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Digital Humanities a aktuální projekty v oboru muzikologie (DEML, MUSCIMA++)

Dear colleagues,

Please accept our invitation to a Workshop on Digital Humanities and Current Musicological Projects (DEML, MUSCIMA++).

The seminar will be held in the library of the Department of Music History of the Institute of Etnology CAS, Puškinovo nám. 9, Prague 6,

on Wednesday 22 November 2017 at 10 am; the scheduled closing time is 1 pm.

The foreword will be delivered by Jarmila Procházková of the Department of Music History. Activities of the recently constituted Czech Association for Digital Humanities (CzADH) will be introduced by Mr. Boris Lehečka of the Institute of the Czech Language CAS, who will further present his experience in DH projects (Web Vocabulary, VIDA/RIDICS infrastructure etc.). The newly developed database of musical life, DEML (see the abstract) will be introduced by Ms. Procházková and Mr. Michal Cais, and digitisation of musicological bibliography will be presented by Ms. Jana Vozková of the Department of Music History.

Our invitation has also been accepted by Mr. Jan Hajič Jr. of the Institute of Formal and Applied Linguistics of the Faculty of Mathematics and Physics of Charles University who will talk about the MUSCIMA++ project (see the abstract).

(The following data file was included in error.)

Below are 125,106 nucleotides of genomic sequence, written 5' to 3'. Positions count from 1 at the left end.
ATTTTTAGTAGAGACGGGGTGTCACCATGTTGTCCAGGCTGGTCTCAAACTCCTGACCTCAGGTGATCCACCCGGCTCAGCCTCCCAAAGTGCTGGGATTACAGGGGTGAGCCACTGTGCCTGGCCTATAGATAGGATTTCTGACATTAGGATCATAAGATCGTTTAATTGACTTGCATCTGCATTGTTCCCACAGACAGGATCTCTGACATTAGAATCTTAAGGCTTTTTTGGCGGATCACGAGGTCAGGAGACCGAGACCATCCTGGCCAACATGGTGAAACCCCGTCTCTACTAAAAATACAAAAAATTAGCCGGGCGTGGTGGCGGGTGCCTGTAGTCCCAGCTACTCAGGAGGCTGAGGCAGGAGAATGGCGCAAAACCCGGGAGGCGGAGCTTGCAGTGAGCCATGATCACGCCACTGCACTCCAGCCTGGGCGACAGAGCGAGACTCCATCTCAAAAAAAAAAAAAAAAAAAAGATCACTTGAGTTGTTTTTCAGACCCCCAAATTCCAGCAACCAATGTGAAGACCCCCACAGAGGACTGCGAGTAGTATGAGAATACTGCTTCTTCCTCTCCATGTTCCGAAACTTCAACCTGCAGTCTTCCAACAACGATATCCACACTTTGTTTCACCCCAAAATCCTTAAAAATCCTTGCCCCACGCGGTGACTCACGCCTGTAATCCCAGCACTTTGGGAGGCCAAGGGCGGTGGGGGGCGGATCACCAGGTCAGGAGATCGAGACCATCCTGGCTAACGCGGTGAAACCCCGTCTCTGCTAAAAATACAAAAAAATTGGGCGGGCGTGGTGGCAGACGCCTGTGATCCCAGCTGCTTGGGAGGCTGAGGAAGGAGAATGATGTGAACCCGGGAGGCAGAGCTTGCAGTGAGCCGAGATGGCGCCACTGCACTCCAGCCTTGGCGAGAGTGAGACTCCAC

The workshop will be held under the auspices of Strategy CAS 21, in the context of the programme Memory in Digital Age - Digital Humanities.



DEML Database Encyclopedia of Musical Life is a relational database mapping activities of music culture. The database accumulates information from different areas of musical life, building a typology of events, basic evidence of personalities, localities and works of music. The initial stage also aims at incorporation of activities of selected music institutions in 1920s and 1930s. The basic ambition of the project is compatibility with national and international authorities and standards. The database is interconnected with digitalised bibliography.



Optical Music Recognition (OMR) is a sub-field of document analysis and recognition focused on extracting musical content from the image (e.g., scan or photo) of a musical score. Given that more compositions probably exist in written form than have been recorded, automatically transcribing written music can substantially diversify the sources available to digital musicology. The greatest potential of OMR lies in making accessible massive musical archives, such as the Lichtenstein-Castelcorn collection in Kroměříž, to further investigation using methods of digital musicology: automated duplicate or part detection, melody-based search, or tracking the genealogy of musical motifs.

Within document analysis, OMR occupies a particularly difficult niche, because modern music notation is one of the most complicated writing systems overall. Especially for manuscripts, where this difficulty compounds with the variability in handwriting, no remotely satisfactory solutions are available today. The problem also only has a small community dedicated to solving it. The talk will give an overview of the current state of the art and the developments in the field, with focus on potential applications for digital musicology.

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